Entertainment Weekly FIRST LOOK: CAPTAIN AMERICA

We’ve already seen a couple images from the upcoming CAPTAIN AMERICA film, but now Entertainment Weekly is bringing us something more…

For fans of superhero movies, the most patriotic holiday on next year’s calendar won’t fall on July 4th, but exactly 18 days later. That’s when Paramount Pictures will release Captain America: The First Avenger, a big budget adaptation of the Marvel Comics shield-baring super-soldier. The new issue of Entertainment Weekly offers your first look at star Chris Evans in the hero’s red, white and blue threads — but you can get a peek at the man in uniform right here, right now.

Our story also brings you to the set of the London-based production, directed by Joe Johnston (The Wolfman, October Sky). During a break in shooting, Evans — on his second tour of Marvel duty, having played the Human Torch in Fox’s Fantastic Four films — explained he was reluctant to accept the call of Captain America, in part because he had already portrayed a Marvel-ous mystery man. Of course, he also worried about the potential cost of failure, but he also worried the potential cost of fame should the movie be a hit.

Our story also brings you to the set of the London-based production, directed by Joe Johnston (The Wolfman, October Sky). During a break in shooting, Evans — on his second tour of Marvel duty, having played the Human Torch in Fox’s Fantastic Four films — explained he was reluctant to accept the call of Captain America, in part because he had already portrayed a Marvel-ous mystery man. Of course, he also worried about the potential cost of failure, but he also worried the potential cost of fame should the movie be a hit.

“At the time, I remember telling a buddy of mine, ‘If the movie bombs, I’m f—-ed. If the movie hits, I’m f—-ed!’” After declining the part three times, Evans took a meeting with Marvel execs and Johnston and was dazzled by their plans for the movie. He still felt wary about suiting up for Captain America — but then he had an epiphany. “I was just scared,” he says. “I realized my whole decision making process was fear based, and you never want to make a decision out of fear.’” Evans signed a six-picture deal with Marvel to play the character, and he has no regrets: “I can’t believe was almost too chicken to play Captain America.”

The movie — which also serves to set up Marvel’s 2012 superhero team-up, The Avengers — hews closely to Captain America’s WWII-era origins. The year is 1942, and Steve Rogers is a scrawny lad who desperately wants to fight Nazis for his country but can’t because he’s been deemed physically unfit. His fate — and his physique — is radically transformed when he signs up for Project: Rebirth, a secret military operation that turns wimps into studs using drugs and assorted sci-fi hoo-ha. There’s a love interest (Major Peggy Carter, played Haley Atwell), there’s a sidekick (Bucky Barnes, played by Sebastian Stans), and there’s the Red Skull (Hugo Weaving), Hitler’s treacherous head of advanced weaponry, whose own plan for world domination involves a magical object known as The Tesseract (comic fans know it better as The Cosmic Cube).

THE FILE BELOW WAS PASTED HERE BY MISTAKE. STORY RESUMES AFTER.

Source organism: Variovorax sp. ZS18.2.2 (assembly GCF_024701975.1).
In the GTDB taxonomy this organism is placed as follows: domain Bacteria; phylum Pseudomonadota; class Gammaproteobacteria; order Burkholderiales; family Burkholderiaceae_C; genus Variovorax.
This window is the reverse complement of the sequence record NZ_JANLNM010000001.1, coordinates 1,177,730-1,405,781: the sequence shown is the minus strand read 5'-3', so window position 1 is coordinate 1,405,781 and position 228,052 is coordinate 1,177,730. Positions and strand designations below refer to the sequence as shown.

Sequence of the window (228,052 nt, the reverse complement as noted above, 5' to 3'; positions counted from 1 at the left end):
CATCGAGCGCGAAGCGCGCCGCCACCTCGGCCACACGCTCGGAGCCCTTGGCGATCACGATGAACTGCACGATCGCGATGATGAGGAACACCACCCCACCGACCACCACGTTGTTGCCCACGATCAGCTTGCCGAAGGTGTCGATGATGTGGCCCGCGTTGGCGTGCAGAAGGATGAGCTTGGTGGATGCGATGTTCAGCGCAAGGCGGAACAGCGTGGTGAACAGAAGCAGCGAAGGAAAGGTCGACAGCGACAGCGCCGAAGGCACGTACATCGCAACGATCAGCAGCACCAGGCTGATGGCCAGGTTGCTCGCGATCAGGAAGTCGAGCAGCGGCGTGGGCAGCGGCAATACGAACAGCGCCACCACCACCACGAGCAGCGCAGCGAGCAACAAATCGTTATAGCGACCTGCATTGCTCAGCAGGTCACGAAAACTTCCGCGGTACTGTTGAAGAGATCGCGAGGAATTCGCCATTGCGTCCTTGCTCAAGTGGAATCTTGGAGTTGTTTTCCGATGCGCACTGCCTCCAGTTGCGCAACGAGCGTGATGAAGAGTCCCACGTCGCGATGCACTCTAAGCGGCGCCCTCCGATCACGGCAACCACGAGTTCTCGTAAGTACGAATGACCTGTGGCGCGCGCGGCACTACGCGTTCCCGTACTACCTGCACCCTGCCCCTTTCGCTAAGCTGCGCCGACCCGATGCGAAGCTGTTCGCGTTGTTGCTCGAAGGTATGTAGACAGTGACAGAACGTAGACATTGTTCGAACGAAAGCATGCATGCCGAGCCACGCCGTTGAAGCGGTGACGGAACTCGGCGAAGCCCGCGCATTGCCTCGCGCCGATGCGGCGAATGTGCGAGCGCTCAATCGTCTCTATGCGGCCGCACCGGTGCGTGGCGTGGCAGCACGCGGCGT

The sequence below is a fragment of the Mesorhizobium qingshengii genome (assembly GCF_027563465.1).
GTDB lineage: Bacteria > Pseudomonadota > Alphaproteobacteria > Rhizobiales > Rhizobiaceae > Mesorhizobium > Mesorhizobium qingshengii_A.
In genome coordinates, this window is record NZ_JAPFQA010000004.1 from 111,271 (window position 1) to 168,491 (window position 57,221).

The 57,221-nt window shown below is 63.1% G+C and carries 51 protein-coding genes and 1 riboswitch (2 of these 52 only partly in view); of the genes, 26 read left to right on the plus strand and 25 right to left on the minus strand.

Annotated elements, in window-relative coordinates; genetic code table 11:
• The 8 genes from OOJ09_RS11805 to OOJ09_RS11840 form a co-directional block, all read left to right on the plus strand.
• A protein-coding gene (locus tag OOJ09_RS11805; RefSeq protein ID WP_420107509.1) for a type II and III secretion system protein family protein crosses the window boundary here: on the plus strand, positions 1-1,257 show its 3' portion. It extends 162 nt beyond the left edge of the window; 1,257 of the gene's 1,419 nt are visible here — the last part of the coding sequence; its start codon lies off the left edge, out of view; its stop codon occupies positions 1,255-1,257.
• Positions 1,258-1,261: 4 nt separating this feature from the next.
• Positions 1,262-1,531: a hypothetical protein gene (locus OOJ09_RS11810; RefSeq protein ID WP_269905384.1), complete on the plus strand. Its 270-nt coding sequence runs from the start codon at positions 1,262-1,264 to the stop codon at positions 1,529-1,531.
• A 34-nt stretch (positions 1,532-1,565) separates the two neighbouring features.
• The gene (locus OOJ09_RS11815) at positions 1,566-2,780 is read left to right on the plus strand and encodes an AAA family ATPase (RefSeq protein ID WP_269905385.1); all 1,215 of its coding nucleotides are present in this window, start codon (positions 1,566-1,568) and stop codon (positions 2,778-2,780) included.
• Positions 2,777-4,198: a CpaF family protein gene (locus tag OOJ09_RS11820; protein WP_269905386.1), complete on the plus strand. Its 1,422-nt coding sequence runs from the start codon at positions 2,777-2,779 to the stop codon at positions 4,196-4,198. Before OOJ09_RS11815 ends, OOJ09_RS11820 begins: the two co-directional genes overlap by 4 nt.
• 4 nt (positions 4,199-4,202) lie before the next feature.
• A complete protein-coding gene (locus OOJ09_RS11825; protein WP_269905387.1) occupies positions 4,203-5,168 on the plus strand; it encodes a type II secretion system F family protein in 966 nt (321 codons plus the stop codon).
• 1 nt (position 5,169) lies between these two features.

“The interesting thing about this character is that he’s an everyman who in the course of a few minutes become a perfect human specimen. That has to create some interesting personal issues,” says Johnston. “I saw it as an opportunity to make a superhero movie that felt real, that didn’t have to rely on an overabundance of fantasy elements.”

If you’re a Captain America fan counting down to the film, then here are a couple figures you might enjoy in the mean time–you know, until the movie brings a boatload more!

MARVEL SELECT CAPTAIN AMERICA
An 8-inch figure sculpted by Sam Greenwell, it features a gargoyle base that makes it awesome for display and can be posed in a ton of different ways thanks to its 14 points of articulation.

MARVEL LEGENDS SERIES 1: CAPTAIN AMERICA
From the first series of the amazing Marvel Legends line, this Cap figure is based on his first appearance in 1941, when he was created by Simon and Kirby to stand as both character and icon in the Marvel Universe and the American consciousness.